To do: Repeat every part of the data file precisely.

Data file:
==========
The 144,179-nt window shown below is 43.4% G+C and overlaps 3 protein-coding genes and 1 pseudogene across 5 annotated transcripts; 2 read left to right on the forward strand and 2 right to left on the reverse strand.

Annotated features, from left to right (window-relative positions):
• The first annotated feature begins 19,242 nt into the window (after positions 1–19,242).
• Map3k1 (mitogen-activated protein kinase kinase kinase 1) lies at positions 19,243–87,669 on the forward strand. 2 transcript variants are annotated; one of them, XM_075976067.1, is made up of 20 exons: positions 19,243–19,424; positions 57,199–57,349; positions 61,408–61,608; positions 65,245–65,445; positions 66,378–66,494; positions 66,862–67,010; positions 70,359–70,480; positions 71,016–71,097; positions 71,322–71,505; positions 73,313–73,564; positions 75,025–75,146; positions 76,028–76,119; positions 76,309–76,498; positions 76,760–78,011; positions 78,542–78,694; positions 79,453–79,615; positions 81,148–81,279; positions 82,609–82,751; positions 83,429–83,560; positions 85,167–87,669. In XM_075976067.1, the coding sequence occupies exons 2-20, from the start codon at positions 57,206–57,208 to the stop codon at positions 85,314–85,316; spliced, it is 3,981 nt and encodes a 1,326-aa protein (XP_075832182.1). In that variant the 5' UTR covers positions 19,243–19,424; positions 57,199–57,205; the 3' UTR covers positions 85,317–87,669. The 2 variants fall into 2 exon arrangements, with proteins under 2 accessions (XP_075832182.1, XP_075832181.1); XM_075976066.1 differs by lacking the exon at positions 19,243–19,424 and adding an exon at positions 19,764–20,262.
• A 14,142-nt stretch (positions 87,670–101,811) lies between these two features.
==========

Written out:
The 144,179-nt window shown below is 43.4% G+C and overlaps 3 protein-coding genes and 1 pseudogene across 5 annotated transcripts; 2 read left to right on the forward strand and 2 right to left on the reverse strand.

Annotated features, from left to right (window-relative positions):
• The first annotated feature begins 19,242 nt into the window (after positions 1–19,242).
• Map3k1 (mitogen-activated protein kinase kinase kinase 1) lies at positions 19,243–87,669 on the forward strand. 2 transcript variants are annotated; one of them, XM_075976067.1, is made up of 20 exons: positions 19,243–19,424; positions 57,199–57,349; positions 61,408–61,608; positions 65,245–65,445; positions 66,378–66,494; positions 66,862–67,010; positions 70,359–70,480; positions 71,016–71,097; positions 71,322–71,505; positions 73,313–73,564; positions 75,025–75,146; positions 76,028–76,119; positions 76,309–76,498; positions 76,760–78,011; positions 78,542–78,694; positions 79,453–79,615; positions 81,148–81,279; positions 82,609–82,751; positions 83,429–83,560; positions 85,167–87,669. In XM_075976067.1, the coding sequence occupies exons 2-20, from the start codon at positions 57,206–57,208 to the stop codon at positions 85,314–85,316; spliced, it is 3,981 nt and encodes a 1,326-aa protein (XP_075832182.1). In that variant the 5' UTR covers positions 19,243–19,424; positions 57,199–57,205; the 3' UTR covers positions 85,317–87,669. The 2 variants fall into 2 exon arrangements, with proteins under 2 accessions (XP_075832182.1, XP_075832181.1); XM_075976066.1 differs by lacking the exon at positions 19,243–19,424 and adding an exon at positions 19,764–20,262.
• A 14,142-nt stretch (positions 87,670–101,811) lies between these two features.